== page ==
What Actually Happens To Your Body When You Donate Your Organs?


About 95 percent of Americans support organ
donation, but less than half sign up to be a donor… what’s up with that? Hello conscious collection of organs, Jules
here for DNews. No one knows exactly why people refuse to
be organ donors. Organ donation is a tricky subject, and super
individual. According to one study most people gathered
information on organ donation by watching scientifically inaccurate shows like Grey’s
Anatomy. Another study backed up that data, showing
more than half of people learned what they know about donation from television, and another
12 percent from their friends; unsurprisingly, 72 percent of people were afraid organ donation. So, let’s burst this Anatomically Grey bubble
and talk about what actually happens during organ donation. First, if a patient enters a hospital, literally
no one is thinking about whether or not they are an organ donor. If it’s an emergency, they’re working
to save the person’s life, if not, to try and make them healthy again. And yet, it’s a fact of life that they don’t
always succeed. If the person does die, only then do they
check if the person was a donor. Only. Then. Of course, backing up a step, death itself
can be complicated. Some people connect the presence of a heartbeat
to life, but since 1981, legally, it’s not the heartbeat, but brain activity that determines
life or death. If the brain dies, it’s not coming back. Patients who are brain dead, by the way, may
still have basic functions, sometimes assisted or completely controlled by machines — often
the cadaver will be on a ventilator at time of death to keep the blood pumping, oxygen
moving, and organs alive. Sometimes, death is easy to spot: major injury,
blood loss, suffocation, hemorrhage, swelling, stroke, and so on — they all make the diagnosis
of brain death easier, but it’s never taken lightly. Brain death isn’t an accidental or flippant
diagnosis like on tv — there’s no fancy machine with colorful charts monitoring your
brain activity — instead: doctors (yes, there are two) will conduct a “brain death test.” According to the American Academy of Neurology
this means checking for reflexes controlled by the brain stem. They’ll shine a light into the pupil, scratch
the back of the throat, poke to cause minor pain, and put water in the ear canal trying
to get eye reactions. If there’s no response they’re disconnected
from the ventilator to see if they have a “respiratory drive,” or if they want to
breathe. If they react to none of these, doctors decide
their brain stem isn’t controlling their body, and they’re considered brain dead. The ventilator is turned back on, and the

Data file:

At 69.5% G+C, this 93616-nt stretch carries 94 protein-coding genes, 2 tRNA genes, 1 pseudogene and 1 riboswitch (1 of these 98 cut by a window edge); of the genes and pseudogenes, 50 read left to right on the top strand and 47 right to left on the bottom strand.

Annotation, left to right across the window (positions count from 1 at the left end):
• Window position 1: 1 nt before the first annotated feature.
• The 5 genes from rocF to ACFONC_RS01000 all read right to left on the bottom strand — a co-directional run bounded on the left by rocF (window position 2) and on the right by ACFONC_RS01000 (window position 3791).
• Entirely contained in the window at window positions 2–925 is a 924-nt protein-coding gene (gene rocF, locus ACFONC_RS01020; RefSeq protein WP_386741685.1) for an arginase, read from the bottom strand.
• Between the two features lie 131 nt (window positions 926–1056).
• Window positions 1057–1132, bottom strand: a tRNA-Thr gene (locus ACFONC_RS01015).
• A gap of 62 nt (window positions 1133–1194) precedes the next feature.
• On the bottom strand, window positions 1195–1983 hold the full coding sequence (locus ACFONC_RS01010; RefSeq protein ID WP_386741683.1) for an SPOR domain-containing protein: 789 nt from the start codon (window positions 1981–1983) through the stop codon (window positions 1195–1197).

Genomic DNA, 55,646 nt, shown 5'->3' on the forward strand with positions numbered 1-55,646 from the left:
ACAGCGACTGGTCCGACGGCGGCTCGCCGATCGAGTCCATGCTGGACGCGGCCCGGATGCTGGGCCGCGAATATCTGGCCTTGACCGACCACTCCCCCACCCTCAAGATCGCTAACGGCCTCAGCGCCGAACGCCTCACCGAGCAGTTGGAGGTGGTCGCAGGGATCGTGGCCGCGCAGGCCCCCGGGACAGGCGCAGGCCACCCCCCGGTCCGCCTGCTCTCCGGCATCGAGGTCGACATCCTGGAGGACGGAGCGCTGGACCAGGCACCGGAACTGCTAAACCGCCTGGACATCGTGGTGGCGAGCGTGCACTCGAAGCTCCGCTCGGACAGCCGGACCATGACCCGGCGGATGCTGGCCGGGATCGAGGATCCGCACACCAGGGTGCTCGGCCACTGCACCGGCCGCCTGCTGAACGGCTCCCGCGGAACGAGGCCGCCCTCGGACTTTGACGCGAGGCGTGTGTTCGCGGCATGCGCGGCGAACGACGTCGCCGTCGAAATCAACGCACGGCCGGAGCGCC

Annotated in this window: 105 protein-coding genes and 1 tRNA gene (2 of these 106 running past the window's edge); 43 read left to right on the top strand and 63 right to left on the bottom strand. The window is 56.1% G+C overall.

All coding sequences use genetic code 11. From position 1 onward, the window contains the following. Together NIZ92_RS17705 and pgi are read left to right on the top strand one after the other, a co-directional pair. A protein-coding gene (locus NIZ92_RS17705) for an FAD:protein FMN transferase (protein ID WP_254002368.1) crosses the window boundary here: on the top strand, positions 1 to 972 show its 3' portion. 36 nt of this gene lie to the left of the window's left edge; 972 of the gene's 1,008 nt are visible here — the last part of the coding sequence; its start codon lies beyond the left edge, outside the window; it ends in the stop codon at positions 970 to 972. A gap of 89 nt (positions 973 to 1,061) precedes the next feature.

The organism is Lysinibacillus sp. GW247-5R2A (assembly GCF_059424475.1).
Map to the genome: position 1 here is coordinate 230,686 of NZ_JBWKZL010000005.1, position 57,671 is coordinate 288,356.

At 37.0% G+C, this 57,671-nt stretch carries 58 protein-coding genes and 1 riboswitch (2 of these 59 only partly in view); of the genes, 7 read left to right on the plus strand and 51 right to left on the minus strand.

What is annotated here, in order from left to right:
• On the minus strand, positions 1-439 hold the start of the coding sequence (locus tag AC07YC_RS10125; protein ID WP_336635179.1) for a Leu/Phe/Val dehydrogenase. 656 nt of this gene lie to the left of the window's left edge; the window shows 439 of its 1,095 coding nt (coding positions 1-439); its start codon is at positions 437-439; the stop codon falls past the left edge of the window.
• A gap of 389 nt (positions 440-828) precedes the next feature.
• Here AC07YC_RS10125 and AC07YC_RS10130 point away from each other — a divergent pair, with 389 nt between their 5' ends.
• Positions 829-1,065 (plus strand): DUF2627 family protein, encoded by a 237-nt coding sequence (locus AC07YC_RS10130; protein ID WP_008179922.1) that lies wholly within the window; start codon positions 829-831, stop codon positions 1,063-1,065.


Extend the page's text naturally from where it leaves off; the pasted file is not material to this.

family is informed. The doctors then check donor rolls, and discuss
final wishes with the family. If the person’s wish is for organ donation,
then they look for organ and tissue matches! The heart, kidneys, liver, lungs, pancreas,
intestines, skin, bone tissue, corneas, tendons, ligaments, and blood vessels can all be transplanted
— that may sound like a lot, but that still leaves a lot behind. The doctors take as much care with deceased
donors as they do with living humans, taking the donor to a sterilized operating room like
any other. An anesthesiologists monitors fluids and body
conditions while surgeons remove organs and tissues that can be used, inspect them for
any unknown disease or damage. They then cool them for transport to the donee. Once the organs are safely removed, the person
is closed like any surgery, the ventilator is shut off. The body is cleaned, hair is washed, and the
body is returned to the family. Really quickly, there are a lot of myths out
there about this process. Donors can have an open casket funeral, no
problem, organ donation is performed just like any surgery. Doctors will absolutely work as hard as possible
to save your life if you come in no matter how many desirable looking organs you may
have. And finally, no matter how old you are, your
organs can be helpful. Organ donation is tough for people. A breathing, body with a heartbeat is difficult
for many family members to accept as a cadaver, and even if you sign up to be a donor, and
die in a way suitable for donation, your family can sometimes override that wish. That said, only 3 in 1000 people die in such
a way that allows for donation. They have to be generally healthy, without
viral infection, and must die in a hospital setting! Over 119,000 children, women and men are on
the waiting list for organ donation, and 22 die each day waiting for a replacement. Unsurprisingly, lots of people are working
to get more people to donate their organs. The American Journal of Transplantation published
a study recently detailing how Spain reached 40 donors per million people. That’s huge. In Australia it’s 18 per million, in it’s
Israel 11, Ecuador 2. Thanks to efforts in the U.S. we’re pretty
high on the list at 26 per million. In the end, Spain might be in the lead, but
the winners are the people who are willing to give up parts of themselves they no longer
need, and the stories of those who receive the life-saving donations. So why do we even have to match organs in
the first place? That’s what one group of researchers thought,
so they figured out how to donate from anyone to anyone else. Amy’s got the story here. And if you guys like interesting and obscure
facts – which I know you do – check out our friends at Did You Know for nine facts that
will make you smarter than everyone else. Do you plan to donate your organs? Why or why not? Let us know down below in the comments, and
don’t forget to like and subscribe for more DNews every day.

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